Alizyme: Can Low Risk Last Forever?
Alizyme's GBP16.1 million, barely discounted placing and open offer illustrates its investors' faith in its low-risk business model and maturing pipeline. It also provides leverage for negotiating the out-licensing deals those investors now expect.
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Alizyme's out-licensing pact with Takeda for Japanese rights to the UK biotech's Phase II anti-obesity compound ATL-962 underscores the practical and funding advantages of a Japanese-market deal as a precursor to negotiating US and European licenses. Opportunities for other European biotechs to do the same may increase: Takeda's willingness to develop a still relatively early-stage compound in a tricky development area highlights Japanese firms' particularly acute need for pipeline products.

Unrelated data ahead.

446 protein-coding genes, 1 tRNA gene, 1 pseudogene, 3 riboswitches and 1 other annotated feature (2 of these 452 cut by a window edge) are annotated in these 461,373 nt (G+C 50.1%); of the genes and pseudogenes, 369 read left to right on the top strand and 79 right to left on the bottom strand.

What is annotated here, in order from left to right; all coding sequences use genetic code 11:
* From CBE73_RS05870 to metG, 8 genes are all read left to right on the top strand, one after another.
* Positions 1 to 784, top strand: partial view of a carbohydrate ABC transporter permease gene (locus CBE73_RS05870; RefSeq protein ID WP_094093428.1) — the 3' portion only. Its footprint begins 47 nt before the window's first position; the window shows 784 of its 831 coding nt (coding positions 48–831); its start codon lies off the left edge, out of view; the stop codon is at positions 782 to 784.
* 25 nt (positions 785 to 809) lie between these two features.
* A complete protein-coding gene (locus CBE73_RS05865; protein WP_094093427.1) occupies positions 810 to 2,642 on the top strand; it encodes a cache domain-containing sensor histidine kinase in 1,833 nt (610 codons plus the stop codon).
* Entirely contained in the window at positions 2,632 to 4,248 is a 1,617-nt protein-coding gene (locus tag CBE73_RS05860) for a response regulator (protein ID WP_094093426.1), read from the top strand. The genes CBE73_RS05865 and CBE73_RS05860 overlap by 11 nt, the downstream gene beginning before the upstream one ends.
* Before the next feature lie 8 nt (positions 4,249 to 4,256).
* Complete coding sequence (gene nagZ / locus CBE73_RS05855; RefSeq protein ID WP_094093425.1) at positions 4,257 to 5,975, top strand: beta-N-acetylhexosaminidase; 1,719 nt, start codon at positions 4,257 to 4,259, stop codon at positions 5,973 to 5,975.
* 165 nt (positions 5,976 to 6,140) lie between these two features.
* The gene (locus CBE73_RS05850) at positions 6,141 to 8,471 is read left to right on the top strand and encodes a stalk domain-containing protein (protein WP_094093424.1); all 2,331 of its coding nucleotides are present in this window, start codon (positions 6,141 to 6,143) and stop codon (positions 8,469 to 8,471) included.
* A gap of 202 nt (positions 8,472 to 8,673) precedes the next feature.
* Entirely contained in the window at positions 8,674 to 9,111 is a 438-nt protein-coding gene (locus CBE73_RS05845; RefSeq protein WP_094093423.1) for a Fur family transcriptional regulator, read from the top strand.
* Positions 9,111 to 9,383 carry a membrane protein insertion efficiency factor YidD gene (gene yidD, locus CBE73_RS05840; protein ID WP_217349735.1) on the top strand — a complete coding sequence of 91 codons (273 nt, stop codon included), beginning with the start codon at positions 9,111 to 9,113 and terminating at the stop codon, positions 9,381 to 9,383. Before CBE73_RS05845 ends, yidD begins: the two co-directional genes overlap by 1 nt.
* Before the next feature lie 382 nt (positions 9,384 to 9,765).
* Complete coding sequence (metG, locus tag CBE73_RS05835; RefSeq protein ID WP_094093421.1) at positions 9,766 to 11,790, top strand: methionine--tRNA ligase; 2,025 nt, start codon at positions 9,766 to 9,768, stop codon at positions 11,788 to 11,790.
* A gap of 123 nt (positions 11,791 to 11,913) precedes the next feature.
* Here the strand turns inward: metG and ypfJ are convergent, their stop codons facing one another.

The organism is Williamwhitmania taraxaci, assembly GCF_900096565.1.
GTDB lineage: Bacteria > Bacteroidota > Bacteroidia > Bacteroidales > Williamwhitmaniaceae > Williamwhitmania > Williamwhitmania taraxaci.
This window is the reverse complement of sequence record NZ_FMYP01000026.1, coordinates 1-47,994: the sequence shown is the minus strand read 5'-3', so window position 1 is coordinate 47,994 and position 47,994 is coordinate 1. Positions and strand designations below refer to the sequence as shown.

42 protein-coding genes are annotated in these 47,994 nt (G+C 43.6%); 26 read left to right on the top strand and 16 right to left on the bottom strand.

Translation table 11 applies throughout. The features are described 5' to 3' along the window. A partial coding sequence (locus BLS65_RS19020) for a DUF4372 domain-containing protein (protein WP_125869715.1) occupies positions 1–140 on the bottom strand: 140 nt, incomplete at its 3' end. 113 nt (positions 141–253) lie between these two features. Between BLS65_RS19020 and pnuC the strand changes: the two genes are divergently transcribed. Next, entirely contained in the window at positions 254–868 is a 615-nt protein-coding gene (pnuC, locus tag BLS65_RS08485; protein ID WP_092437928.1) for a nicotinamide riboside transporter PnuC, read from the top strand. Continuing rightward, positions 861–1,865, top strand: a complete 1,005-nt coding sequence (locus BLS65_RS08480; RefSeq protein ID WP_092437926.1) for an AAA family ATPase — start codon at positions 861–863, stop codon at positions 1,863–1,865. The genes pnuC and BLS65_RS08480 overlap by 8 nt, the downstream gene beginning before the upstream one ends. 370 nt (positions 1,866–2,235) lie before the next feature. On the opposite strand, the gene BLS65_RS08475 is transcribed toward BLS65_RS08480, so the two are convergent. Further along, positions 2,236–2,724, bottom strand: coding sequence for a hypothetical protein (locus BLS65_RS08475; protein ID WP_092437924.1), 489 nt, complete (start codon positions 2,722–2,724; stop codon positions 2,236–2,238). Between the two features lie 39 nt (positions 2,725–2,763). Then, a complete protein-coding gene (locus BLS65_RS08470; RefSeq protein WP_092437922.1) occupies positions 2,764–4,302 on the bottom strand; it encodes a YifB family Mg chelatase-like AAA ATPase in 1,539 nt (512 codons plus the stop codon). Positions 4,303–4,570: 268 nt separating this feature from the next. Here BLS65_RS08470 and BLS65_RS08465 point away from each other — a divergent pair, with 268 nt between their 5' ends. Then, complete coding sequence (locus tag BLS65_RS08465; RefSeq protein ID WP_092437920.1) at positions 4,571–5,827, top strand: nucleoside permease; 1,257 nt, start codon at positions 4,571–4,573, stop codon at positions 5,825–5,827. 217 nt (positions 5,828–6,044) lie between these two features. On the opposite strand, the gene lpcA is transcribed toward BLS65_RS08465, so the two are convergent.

Even if industry observers are correct and the US Food and Drug Administration has changed its rules for drug approval and is now tilting toward assessing safety, not efficacy, first, the current policy falls squarely within the agency's legislative mandate. Historically, it has asked companies to conduct additional clinical trials when doubts about safety remain. But even within that requirement, the FDA has room to maneuver. And a new school of thought is leaning toward post-marketing risk management to detect serious and rare adverse effects after a drug has reached the market on the basis that its benefits outweighs its risks.
A bunch of UK biotech firms are in trouble, some forced to restructure and others to seek financing on miserably expensive terms. All wish they'd raised more money during the funding bonanza of 2000. Challenging times such as these reveal lingering cracks--and lack of experience--in strategy and business management. This suggests that UK industry, although it has matured significantly since the brutal blow to confidence dealt by a major product failure at British Biotech during the sector's tender early years, still has some way to go.